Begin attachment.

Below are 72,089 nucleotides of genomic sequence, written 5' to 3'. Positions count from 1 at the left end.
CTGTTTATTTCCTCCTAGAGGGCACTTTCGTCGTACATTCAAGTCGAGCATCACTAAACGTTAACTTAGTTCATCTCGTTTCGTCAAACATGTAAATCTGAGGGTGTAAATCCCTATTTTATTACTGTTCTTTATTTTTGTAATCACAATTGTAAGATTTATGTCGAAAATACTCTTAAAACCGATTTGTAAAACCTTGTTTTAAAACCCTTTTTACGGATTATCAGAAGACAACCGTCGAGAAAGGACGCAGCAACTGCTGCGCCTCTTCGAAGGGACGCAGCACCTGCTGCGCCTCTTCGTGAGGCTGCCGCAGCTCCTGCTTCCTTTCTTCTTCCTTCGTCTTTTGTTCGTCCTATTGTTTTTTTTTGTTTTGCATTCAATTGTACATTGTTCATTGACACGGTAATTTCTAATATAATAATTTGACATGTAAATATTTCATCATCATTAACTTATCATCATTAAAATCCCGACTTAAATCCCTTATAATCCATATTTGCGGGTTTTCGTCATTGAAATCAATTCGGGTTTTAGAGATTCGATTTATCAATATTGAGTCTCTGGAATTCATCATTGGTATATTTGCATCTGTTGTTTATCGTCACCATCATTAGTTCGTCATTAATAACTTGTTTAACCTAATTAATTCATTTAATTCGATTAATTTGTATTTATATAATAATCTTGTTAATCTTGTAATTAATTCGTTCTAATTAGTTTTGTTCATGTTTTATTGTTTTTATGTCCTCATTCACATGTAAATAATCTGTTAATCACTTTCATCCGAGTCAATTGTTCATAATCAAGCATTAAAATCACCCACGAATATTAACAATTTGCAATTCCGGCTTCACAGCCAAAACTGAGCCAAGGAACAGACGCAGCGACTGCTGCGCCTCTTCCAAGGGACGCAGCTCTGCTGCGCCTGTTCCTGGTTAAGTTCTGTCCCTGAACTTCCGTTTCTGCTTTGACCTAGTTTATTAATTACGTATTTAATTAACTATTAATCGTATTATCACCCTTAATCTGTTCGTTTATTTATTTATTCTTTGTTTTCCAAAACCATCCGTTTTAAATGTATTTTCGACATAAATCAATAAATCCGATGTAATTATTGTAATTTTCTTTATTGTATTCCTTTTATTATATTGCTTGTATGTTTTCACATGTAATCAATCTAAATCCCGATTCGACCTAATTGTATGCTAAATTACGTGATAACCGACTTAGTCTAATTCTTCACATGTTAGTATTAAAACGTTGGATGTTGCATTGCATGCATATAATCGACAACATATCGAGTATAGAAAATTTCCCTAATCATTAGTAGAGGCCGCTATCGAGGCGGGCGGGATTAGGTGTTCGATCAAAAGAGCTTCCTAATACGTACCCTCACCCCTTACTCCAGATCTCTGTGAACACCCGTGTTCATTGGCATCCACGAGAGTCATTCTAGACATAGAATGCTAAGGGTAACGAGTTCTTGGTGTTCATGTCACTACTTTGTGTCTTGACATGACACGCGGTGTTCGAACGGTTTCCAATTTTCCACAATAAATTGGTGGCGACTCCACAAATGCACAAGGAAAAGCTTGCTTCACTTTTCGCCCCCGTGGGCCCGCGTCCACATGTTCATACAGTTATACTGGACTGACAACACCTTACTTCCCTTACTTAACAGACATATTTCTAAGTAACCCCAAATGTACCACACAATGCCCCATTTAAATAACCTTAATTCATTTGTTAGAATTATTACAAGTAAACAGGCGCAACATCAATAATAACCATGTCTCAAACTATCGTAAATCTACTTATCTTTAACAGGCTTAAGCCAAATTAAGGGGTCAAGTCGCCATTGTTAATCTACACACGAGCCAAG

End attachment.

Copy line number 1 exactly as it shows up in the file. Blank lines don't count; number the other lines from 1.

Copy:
Below are 72,089 nucleotides of genomic sequence, written 5' to 3'. Positions count from 1 at the left end.